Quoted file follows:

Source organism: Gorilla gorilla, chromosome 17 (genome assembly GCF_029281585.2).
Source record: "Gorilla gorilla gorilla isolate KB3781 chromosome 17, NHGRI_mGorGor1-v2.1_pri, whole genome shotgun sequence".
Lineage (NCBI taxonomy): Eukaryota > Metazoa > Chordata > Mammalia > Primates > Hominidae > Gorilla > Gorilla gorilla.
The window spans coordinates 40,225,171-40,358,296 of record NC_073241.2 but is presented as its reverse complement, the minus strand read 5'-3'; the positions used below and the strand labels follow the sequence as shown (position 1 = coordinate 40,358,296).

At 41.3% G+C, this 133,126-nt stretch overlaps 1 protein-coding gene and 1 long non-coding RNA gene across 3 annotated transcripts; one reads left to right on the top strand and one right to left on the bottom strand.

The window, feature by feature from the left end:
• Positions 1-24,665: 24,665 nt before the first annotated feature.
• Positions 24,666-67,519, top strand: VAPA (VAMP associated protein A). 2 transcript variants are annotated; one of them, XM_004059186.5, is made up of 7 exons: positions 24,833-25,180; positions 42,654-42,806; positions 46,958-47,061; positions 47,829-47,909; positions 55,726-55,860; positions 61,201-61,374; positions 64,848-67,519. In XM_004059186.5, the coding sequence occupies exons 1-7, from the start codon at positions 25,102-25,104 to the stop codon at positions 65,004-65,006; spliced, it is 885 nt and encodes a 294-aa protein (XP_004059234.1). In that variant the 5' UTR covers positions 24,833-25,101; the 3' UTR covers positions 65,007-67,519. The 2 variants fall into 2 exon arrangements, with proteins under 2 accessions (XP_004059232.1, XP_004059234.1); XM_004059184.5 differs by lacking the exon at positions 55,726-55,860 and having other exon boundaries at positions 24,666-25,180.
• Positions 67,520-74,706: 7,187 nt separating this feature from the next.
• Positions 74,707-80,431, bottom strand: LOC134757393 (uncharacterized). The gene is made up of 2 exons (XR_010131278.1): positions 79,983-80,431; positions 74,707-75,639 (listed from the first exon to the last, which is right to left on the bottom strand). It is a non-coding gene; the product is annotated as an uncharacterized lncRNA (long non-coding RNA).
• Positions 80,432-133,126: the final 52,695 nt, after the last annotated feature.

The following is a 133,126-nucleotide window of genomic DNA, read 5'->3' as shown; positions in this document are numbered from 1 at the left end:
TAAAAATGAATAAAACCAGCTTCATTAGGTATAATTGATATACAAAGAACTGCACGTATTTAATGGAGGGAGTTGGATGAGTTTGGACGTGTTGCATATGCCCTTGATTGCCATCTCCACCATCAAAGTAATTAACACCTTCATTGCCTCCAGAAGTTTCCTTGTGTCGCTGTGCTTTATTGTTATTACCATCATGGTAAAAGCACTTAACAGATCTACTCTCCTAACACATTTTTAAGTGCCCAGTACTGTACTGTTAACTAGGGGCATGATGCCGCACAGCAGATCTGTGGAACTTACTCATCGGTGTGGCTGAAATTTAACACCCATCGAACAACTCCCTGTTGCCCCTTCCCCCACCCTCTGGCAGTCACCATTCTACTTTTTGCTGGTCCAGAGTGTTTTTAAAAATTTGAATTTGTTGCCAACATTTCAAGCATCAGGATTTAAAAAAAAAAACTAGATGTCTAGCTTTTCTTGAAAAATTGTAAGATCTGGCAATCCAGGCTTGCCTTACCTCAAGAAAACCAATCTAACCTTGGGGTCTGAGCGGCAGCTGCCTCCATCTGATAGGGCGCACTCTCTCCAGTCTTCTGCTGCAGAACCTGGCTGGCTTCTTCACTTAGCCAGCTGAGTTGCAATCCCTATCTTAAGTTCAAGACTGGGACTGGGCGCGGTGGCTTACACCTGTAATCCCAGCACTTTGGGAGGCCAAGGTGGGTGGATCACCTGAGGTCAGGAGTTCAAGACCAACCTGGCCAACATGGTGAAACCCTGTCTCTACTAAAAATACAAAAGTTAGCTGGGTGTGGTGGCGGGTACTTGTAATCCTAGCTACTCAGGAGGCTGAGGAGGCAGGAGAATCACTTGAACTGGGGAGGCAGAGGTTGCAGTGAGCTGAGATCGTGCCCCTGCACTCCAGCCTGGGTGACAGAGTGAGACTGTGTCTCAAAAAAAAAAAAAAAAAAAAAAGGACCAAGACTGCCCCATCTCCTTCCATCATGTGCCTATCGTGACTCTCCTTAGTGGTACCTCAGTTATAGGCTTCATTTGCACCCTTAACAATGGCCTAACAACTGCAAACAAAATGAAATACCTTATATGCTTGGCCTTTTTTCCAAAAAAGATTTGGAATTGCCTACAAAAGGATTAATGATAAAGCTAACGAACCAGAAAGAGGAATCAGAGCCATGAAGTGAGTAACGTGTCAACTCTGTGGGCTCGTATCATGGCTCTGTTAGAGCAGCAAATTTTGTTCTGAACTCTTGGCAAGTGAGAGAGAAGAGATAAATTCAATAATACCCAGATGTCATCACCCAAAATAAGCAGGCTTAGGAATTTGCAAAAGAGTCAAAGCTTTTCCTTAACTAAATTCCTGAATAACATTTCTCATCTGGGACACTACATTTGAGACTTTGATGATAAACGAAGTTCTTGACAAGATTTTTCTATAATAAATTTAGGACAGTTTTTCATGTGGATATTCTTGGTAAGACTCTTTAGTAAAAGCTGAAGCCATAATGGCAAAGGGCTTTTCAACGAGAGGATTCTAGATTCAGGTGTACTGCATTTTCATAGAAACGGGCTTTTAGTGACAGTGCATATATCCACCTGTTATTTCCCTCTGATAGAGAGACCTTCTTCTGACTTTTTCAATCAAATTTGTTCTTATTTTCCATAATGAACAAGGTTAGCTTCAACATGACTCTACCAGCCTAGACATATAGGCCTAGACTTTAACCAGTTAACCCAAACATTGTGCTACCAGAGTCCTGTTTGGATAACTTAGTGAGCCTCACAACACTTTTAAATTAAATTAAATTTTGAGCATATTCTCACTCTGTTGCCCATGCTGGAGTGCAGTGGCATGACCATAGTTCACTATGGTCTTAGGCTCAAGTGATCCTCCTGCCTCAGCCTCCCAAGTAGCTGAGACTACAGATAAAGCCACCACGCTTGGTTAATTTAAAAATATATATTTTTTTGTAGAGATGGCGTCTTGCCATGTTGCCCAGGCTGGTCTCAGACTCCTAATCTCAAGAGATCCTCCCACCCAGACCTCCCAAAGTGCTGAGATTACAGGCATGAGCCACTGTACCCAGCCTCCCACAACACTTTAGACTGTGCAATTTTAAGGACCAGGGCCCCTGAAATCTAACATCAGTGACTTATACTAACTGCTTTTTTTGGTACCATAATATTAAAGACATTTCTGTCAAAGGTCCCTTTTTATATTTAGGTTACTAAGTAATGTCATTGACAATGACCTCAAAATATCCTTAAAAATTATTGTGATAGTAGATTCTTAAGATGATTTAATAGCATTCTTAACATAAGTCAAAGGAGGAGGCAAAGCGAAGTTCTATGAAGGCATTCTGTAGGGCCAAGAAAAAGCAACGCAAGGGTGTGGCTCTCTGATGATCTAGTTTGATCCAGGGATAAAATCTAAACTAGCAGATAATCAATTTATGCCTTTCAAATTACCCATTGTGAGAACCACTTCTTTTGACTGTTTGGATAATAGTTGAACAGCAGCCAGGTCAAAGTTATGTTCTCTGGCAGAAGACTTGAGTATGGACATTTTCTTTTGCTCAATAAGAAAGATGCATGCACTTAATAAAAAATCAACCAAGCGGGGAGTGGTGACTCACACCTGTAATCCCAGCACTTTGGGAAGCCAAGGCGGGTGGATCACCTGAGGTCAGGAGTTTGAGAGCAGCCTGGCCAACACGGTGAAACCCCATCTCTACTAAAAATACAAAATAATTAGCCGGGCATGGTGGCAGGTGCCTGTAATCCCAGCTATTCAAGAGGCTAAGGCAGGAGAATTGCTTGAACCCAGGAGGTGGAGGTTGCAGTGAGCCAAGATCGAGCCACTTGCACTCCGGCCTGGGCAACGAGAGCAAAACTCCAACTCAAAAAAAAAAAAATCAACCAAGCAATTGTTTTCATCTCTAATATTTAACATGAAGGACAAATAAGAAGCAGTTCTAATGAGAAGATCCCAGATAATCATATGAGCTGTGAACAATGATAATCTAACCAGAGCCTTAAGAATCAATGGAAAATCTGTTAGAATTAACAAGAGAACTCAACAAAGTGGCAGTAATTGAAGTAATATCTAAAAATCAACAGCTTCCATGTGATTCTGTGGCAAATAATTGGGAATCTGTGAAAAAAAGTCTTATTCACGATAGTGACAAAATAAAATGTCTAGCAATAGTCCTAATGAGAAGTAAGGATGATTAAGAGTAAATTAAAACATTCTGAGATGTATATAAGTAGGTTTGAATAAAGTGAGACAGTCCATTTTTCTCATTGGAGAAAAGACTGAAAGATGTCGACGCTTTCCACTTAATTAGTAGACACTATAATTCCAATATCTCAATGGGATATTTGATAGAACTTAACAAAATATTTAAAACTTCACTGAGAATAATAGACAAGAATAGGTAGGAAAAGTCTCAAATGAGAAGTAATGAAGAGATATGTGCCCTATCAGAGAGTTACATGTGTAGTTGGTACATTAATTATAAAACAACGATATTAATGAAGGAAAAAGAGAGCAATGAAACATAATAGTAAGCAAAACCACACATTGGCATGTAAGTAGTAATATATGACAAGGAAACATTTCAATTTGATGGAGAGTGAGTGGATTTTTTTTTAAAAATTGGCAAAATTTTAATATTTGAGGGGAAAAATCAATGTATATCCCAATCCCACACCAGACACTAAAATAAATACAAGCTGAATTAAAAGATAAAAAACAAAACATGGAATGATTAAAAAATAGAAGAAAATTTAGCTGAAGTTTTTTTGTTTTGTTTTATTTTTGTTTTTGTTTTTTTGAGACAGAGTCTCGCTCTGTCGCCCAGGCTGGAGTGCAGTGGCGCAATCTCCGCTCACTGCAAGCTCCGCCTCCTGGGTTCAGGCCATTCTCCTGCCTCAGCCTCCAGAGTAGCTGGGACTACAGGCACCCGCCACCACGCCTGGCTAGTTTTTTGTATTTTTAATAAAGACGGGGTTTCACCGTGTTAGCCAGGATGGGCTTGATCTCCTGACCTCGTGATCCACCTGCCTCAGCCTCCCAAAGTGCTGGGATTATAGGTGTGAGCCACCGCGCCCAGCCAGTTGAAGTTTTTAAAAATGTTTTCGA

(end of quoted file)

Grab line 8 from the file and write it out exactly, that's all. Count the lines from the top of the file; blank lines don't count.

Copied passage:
• Positions 24,666-67,519, top strand: VAPA (VAMP associated protein A). 2 transcript variants are annotated; one of them, XM_004059186.5, is made up of 7 exons: positions 24,833-25,180; positions 42,654-42,806; positions 46,958-47,061; positions 47,829-47,909; positions 55,726-55,860; positions 61,201-61,374; positions 64,848-67,519. In XM_004059186.5, the coding sequence occupies exons 1-7, from the start codon at positions 25,102-25,104 to the stop codon at positions 65,004-65,006; spliced, it is 885 nt and encodes a 294-aa protein (XP_004059234.1). In that variant the 5' UTR covers positions 24,833-25,101; the 3' UTR covers positions 65,007-67,519. The 2 variants fall into 2 exon arrangements, with proteins under 2 accessions (XP_004059232.1, XP_004059234.1); XM_004059184.5 differs by lacking the exon at positions 55,726-55,860 and having other exon boundaries at positions 24,666-25,180.